In The City
by Elizabeth Stoddard
The autumn morning sweetly calls to me,
And autumn days and nights in patience wait;
I answer not, because I am not free,
Although I chose my fate.
The cold, gray mist that stains the city walls
Stands silver-columned where the river glides,
Or, slow dividing, on the valley falls,
Where one I love abides.
The wind that trifles round my city door,
Or whirls before me all the city's dust,
By the sea borrows its triumphant roar,
And lends its savage gust,
Or shrieking rushes where the sombre pines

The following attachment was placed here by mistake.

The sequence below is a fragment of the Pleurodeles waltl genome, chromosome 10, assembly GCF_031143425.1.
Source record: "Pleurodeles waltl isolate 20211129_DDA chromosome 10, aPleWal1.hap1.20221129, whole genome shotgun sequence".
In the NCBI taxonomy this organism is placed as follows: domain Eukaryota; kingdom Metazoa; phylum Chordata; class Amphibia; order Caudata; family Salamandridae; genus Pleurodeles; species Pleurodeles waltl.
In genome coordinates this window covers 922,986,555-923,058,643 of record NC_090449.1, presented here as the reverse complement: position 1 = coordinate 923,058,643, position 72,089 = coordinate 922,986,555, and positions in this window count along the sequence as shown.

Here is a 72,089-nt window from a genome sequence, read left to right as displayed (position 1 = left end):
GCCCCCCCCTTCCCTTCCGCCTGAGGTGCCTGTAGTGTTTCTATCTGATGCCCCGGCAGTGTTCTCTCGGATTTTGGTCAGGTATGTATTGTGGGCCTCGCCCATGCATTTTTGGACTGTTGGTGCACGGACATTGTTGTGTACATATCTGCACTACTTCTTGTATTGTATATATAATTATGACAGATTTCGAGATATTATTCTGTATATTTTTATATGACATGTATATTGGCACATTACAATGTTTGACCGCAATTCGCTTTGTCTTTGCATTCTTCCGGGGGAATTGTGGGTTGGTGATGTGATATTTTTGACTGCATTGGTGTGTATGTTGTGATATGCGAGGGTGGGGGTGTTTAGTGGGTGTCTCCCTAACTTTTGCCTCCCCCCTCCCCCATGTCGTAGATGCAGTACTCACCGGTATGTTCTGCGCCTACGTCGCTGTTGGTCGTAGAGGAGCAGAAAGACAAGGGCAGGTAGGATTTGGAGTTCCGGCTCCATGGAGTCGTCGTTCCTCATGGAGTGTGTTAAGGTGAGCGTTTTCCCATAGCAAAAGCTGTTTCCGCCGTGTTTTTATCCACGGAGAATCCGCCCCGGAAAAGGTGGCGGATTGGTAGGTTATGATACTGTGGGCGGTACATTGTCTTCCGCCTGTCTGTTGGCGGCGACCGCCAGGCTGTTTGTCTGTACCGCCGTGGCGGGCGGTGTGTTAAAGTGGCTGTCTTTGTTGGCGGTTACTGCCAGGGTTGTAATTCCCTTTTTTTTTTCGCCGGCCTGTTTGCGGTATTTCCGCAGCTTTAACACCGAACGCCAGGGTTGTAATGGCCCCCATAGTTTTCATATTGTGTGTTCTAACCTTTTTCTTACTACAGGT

Hold solemn converse in the ancient vale,
And while 't is dying in their dark confines
Babbles their mystic tale.
Could I but climb a roof above my own,
And greet grave Autumn as he walks the earth
With secret signal that would make me known,
I should not feel my dearth.
Then silver mist or loud triumphant wind
Might come in sad disguise and misery;
I would but ponder in my secret mind
How Autumn answers me.
Houghton, Mifflin And Company, Boston And New York